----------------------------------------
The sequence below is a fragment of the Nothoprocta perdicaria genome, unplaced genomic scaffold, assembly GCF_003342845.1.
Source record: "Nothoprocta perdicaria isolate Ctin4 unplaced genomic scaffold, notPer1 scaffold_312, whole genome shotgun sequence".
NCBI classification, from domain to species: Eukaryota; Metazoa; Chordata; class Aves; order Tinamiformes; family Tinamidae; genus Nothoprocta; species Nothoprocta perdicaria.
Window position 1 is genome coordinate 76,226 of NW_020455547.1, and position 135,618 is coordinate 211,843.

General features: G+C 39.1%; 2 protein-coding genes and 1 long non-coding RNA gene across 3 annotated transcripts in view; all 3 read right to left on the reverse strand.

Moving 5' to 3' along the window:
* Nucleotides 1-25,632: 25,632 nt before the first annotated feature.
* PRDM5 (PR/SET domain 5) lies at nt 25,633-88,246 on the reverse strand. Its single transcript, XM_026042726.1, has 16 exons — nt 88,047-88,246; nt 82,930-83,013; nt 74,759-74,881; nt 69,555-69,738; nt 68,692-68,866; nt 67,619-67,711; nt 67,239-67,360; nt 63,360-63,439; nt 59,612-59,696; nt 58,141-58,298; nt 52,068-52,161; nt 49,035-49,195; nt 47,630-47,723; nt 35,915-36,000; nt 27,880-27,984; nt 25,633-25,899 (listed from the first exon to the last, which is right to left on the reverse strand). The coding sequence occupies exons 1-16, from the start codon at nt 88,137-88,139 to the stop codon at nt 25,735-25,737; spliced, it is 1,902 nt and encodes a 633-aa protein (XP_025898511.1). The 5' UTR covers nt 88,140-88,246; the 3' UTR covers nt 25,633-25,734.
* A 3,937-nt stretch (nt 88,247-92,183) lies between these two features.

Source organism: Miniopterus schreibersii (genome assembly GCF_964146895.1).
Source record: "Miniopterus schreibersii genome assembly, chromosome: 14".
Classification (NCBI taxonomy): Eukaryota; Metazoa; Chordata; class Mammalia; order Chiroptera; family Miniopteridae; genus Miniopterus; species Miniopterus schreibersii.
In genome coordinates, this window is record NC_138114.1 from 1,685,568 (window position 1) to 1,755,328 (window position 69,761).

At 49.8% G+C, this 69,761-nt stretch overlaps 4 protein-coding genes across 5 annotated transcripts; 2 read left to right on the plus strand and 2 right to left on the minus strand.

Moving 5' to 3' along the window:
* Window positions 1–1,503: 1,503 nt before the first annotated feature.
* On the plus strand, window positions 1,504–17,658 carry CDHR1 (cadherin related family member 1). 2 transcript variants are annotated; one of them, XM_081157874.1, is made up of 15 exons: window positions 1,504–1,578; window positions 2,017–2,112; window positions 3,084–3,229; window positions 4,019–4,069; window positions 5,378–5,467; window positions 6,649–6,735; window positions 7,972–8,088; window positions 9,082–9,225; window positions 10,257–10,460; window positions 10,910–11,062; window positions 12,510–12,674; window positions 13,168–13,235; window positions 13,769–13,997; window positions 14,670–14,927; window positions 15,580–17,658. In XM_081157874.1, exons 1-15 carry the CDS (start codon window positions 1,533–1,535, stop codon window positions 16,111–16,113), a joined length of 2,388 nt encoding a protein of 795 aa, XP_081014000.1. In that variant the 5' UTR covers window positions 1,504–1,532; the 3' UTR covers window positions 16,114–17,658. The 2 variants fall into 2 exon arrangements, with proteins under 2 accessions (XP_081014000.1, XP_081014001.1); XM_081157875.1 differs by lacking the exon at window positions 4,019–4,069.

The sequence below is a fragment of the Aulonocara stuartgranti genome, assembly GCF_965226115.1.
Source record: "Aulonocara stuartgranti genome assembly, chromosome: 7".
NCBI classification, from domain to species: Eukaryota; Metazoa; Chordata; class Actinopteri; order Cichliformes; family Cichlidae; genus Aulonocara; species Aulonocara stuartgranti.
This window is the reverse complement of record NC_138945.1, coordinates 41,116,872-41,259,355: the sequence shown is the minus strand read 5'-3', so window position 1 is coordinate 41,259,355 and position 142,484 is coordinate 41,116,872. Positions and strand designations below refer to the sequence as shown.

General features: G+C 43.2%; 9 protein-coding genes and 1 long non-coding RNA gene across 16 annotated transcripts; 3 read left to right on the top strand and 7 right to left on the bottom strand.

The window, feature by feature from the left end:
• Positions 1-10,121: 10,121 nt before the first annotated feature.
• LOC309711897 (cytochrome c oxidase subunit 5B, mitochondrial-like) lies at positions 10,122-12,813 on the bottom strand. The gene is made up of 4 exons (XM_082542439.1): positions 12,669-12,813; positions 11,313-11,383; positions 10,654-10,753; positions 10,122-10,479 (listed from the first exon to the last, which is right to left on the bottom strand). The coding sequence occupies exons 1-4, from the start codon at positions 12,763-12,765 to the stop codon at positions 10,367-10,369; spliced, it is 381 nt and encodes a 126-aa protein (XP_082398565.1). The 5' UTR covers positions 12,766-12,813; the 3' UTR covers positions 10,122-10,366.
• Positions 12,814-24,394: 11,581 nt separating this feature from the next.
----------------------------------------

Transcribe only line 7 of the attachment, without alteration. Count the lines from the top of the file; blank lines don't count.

* Nucleotides 1-25,632: 25,632 nt before the first annotated feature.